• Spelunky's pseudo-random level generator coupled with its extremely Roguelike style of platforming often leads to over-the-top, awesomely funny, accidental deaths caused by careless or unlucky players.
  • In the Space Quest series likely half of the deaths were epic fails of some kind.
  • I Wanna Be the Guy: Oh, look, a sword to collect! YOU JUMPED INTO A SWORD! YOU RETARD!
  • Annoying trainers in Pokémon Gold and Silver (and the remakes) will call you every once in a while...and some call to say that they failed to catch a Pidgey. Yes, a Pidgey. You have about a 33% chance of catching Pidgey that's at full strength with no status conditions and a plain old Poké Ball, yet they were trying and couldn't catch it!
    • "Hitmonlee used Hi Jump Kick! Hitmonlee kept going and crashed! Hitmonlee fainted!" [4]
    • "Foe Geodude used Selfdestruct! It doesn't affect Gengar... Geodude fainted!" [5]
  • Entering "Epic Fail" in Scribblenauts creates a nuclear explosion that kills everything onscreen, including the player.
  • Dwarf Fortress has a myriad number of ways to fail (after all, Losing is Fun!) but there are a select few ways that you can Epicly Fail, like say accidentally starting your fortress over a volcano[6]
    • For the fans, this is actually how you succeed - since there's no actual victory in DF, the easiest win condition is to achieve a catastrophic failure that is notable in some entertaining way, then post it on the Bay 12 forums.
  • Dragon Age Origins, toward the end of the Orzammar plot arc, has the losing candidate for King attempt a coup right there in the meeting chamber with all the guards and the heroes who just got through carving up a thousand Dark Spawn. Needless to say, it doesn't go well for them. Listen to the town crier afterward. He'll shout out about what happened and throw in his usual color commentary which goes like this, quoted word for word:

Town Crier: Harrowmont is king! Bhelen is stupid and dead! EPIC FAIL!

    • While that is the biggest example of Epic Fail; if the other candidate is chosen and he chooses to order the execution of his rival. The Town crier then adds Epic Fail but it's not quite as epic.
  • In Ace Attorney Investigations you manage to so utterly and completely prove a man to be the real murderer that Miles Edgeworth, the last person you'd expect to hear it from, say to him "I believe the correct term is 'you fail'!"
  • Kirby Super Star: When Kirby gets Bomb ability, he immediately pulls one out. Forget to throw it immediately? Boom.
  • From Resident Evil 4, we have...this.
  • Rooster Teeth has a weekly series called Fails of the Weak [dead link] which is a compiliation of the most epic failures ever captured on video for Halo: Reach.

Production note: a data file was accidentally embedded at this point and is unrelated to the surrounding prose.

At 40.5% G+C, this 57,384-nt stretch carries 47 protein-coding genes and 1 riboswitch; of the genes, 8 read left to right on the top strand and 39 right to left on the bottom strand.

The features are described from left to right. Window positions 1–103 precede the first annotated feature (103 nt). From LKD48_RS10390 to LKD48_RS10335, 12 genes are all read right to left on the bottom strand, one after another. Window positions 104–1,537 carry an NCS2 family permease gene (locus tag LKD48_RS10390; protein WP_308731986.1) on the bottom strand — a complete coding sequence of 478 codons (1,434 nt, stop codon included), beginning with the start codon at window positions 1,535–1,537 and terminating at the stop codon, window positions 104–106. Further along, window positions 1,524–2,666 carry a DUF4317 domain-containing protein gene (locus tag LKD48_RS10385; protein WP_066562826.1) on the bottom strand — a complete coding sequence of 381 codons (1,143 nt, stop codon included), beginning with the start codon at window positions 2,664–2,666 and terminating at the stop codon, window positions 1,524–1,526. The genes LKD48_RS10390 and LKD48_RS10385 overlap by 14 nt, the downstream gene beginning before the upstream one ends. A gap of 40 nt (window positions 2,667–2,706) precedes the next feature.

• Special mention must go to PR Punk Skater, who was apparently headshot by God in volume 34.
    • Similarly, GameFails charts epic fails from all over the gaming world.
  • In the Portal universe, it is revealed that the attempts of the Aperture Science researchers to put Restraining Bolts on their AI Master Computer GLaDOS approaches the level of this trope. When they first attempted to wake her up, she went homicidally berserk within 1/14 of a picosecond. Their solution to this was to attach all sorts of personality cores to her to modify her behavior, including one that fed her a cake recipe; another that was, if anything, even more murderous than she was; and one that fed her stupid ideas to counter her intelligence. Yet after all this, they were easily suckered into giving her access to a deadly neurotoxin, with which she killed them. Their epic failure comes full circle when the aforementioned "Intelligence Dampening Sphere" ends up taking over the Enrichment Center from GLaDOS and nearly destroying it, thanks to the same built-in imperatives designed to control her.
    • It's best to say that Aperture Science only succeeds through epic failure. The portal gun was originally intended as a shower curtain. The acceleration and repulsion gels were intended as dietary aids, and some supplementary materials indicate that GLaDOS was originally intended to de-ice fuel lines. Literally nothing Aperture Science ever built functioned as intended, and they were too poorly managed to turn lemons into lemonade with what they did have.
      • They instead took the lemons and turned them into incendiary grenades.
  • In Yu-Gi-Oh Reshef of Destruction, when dueling Bandit Keith, he can and will tribute three monsters to summon the Winged Dragon of Ra...in Sphere Mode. A Divine Monster with 0 Attack and Defense. This is even funnier if beforehand, his monsters had been defeating you.
  • Parodied in Tales of Monkey Island Chapter 3: Lair of the Leviathan: at one time when Guybrush guesses the answer to one of De Cava's three-out-of-six questions wrong, Morgan rolls her eyes and says, "Fail," in a Shout-Out to the "FAIL" meme from Blazing Star. (Even De Cava says "Failure!" when the question is guessed wrong.) However, this trope (and imminent death) is averted as many times as possible, when De Cava will always repeat the same first series of the three questions thanks to the repeated pleadings from Guybrush.
  • In In The Groove 2, if you fail the Final Boss song, "Vertex^2", the failure screen says "Round Failed^2".